Sunday, April 02, 2006

How Do You Say It In Newari?

With that massive showdown looming, the wild card is obviously Kathmandu Valley’s Newars. Their turnout – or lack of it -- will determine which side wins. Ever since the first phase of King Gyanendra’s takeover on October 4, 2002, the mainstream political parties have been trying hard to replicate the flavor and feistiness of the Jana Andolan. The democracy movement has gone through different phases but hasn’t been able to acquire enough firepower to intimidate the palace. Why? A principle reason is that Newars aren’t too thrilled.
When the capital last erupted, Newars were at the forefront of the thunder and lightning. It was the Nirgun Sthapits and Soviet Man Shresthas who fell to the cause of democracy. The old quarters of Patan became an autonomous republic. During those days, most Newars seemed ready to avenge everything starting from Prithvi Narayan Shah’s blood-drenched conquest of the valley.
Newars became among the first to be disenchanted. Ganesh Man Singh’s wife and son, who had made enough of their own mark on the democracy struggle to qualify as election candidates, became the first victims of the bramhu-chas ascendant in the Nepali Congress. Marshal Julum Shakya, that youthful face of anti-Panchayat defiance, had already been edged out. In no time, the supreme commander of the democracy movement, had been portrayed by his peers as a grumpy malcontent carrying virulent strains of communalism. Even the worst enemies of Ganesh Man Singh knew those attributes to be untrue.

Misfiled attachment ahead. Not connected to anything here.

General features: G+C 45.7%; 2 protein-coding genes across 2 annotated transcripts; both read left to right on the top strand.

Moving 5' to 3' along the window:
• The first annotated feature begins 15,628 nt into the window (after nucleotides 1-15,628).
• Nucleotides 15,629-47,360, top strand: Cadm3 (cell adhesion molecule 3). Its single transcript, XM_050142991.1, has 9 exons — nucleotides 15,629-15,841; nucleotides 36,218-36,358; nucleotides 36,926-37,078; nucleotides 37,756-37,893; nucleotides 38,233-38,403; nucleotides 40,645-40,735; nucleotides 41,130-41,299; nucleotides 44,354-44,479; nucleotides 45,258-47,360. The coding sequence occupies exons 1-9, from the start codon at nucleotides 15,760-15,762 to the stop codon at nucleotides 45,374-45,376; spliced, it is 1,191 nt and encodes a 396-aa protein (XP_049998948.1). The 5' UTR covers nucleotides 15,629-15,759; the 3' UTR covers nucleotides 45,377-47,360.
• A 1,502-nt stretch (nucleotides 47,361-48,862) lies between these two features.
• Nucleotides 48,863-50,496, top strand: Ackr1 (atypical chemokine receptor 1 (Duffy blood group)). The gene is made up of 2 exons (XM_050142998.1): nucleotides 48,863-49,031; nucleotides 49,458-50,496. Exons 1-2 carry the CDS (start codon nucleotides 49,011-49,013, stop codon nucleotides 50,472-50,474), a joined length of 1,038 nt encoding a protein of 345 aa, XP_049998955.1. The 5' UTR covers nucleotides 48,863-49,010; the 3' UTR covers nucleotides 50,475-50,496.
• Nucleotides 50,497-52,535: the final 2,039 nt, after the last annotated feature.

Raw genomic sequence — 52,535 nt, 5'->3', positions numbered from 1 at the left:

Despite all the ideological symbolism involved, the Krishna Prasad Bhattarai-Madan Bhandari contest was merely a harbinger of the caste-hierarchy-based haughtiness of the new political class. Soon people who clearly belonged to constituencies outside the valley became candidates in growing numbers.
At one level, the comrades were perhaps more deserving. Many had married into Newar families during their underground years. That intricate network shielded most from the clutches of Panchayat totalitarians. Once the light of democracy shone, it became clear that the comrades already had wives and children in the eastern hills and plains.
The Nepals, Pokharels, Bajgains and Pants weren’t the candidates too many Newars expected to rise from the Panchayat debris. (The Maobadis aren’t quite different on this count. The first thing the two brahmus do after patching up is expel Rabindra Shrestha and another leading rebel.)
What’s there to throng the streets and dodge the bullets for if the choice for Asan voters under Democracy III would be among, say, Mandals, Tumbahamphes and Bohras?
And, yes, I heard you. Who am I to complain?